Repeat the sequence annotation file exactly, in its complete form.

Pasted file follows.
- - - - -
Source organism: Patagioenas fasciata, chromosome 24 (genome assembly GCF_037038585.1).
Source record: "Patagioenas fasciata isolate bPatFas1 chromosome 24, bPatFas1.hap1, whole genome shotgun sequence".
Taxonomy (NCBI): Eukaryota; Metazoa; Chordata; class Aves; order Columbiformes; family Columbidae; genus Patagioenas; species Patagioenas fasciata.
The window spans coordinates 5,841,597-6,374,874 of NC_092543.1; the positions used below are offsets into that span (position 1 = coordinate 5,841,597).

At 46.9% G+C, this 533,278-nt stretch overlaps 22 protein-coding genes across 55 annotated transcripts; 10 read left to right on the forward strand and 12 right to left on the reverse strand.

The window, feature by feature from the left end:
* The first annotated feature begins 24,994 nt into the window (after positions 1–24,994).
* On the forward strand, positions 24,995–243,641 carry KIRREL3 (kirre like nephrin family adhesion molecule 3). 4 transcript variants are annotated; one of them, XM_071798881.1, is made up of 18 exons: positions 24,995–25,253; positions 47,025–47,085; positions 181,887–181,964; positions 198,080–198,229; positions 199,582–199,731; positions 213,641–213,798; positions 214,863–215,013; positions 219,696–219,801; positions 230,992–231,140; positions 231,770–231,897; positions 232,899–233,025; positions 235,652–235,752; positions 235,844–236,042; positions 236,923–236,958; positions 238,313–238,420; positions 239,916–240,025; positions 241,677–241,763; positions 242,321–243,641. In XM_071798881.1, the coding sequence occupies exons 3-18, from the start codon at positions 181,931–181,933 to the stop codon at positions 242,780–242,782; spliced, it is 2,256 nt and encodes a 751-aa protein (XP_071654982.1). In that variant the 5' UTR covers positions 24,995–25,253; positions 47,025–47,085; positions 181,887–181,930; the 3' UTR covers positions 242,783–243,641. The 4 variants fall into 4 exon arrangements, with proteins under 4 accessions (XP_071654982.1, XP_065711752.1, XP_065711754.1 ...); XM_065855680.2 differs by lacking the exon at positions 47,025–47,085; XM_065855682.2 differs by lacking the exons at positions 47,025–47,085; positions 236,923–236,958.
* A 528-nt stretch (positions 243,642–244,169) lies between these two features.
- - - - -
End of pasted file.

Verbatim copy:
Source organism: Patagioenas fasciata, chromosome 24 (genome assembly GCF_037038585.1).
Source record: "Patagioenas fasciata isolate bPatFas1 chromosome 24, bPatFas1.hap1, whole genome shotgun sequence".
Taxonomy (NCBI): Eukaryota; Metazoa; Chordata; class Aves; order Columbiformes; family Columbidae; genus Patagioenas; species Patagioenas fasciata.
The window spans coordinates 5,841,597-6,374,874 of NC_092543.1; the positions used below are offsets into that span (position 1 = coordinate 5,841,597).

At 46.9% G+C, this 533,278-nt stretch overlaps 22 protein-coding genes across 55 annotated transcripts; 10 read left to right on the forward strand and 12 right to left on the reverse strand.

The window, feature by feature from the left end:
* The first annotated feature begins 24,994 nt into the window (after positions 1–24,994).
* On the forward strand, positions 24,995–243,641 carry KIRREL3 (kirre like nephrin family adhesion molecule 3). 4 transcript variants are annotated; one of them, XM_071798881.1, is made up of 18 exons: positions 24,995–25,253; positions 47,025–47,085; positions 181,887–181,964; positions 198,080–198,229; positions 199,582–199,731; positions 213,641–213,798; positions 214,863–215,013; positions 219,696–219,801; positions 230,992–231,140; positions 231,770–231,897; positions 232,899–233,025; positions 235,652–235,752; positions 235,844–236,042; positions 236,923–236,958; positions 238,313–238,420; positions 239,916–240,025; positions 241,677–241,763; positions 242,321–243,641. In XM_071798881.1, the coding sequence occupies exons 3-18, from the start codon at positions 181,931–181,933 to the stop codon at positions 242,780–242,782; spliced, it is 2,256 nt and encodes a 751-aa protein (XP_071654982.1). In that variant the 5' UTR covers positions 24,995–25,253; positions 47,025–47,085; positions 181,887–181,930; the 3' UTR covers positions 242,783–243,641. The 4 variants fall into 4 exon arrangements, with proteins under 4 accessions (XP_071654982.1, XP_065711752.1, XP_065711754.1 ...); XM_065855680.2 differs by lacking the exon at positions 47,025–47,085; XM_065855682.2 differs by lacking the exons at positions 47,025–47,085; positions 236,923–236,958.
* A 528-nt stretch (positions 243,642–244,169) lies between these two features.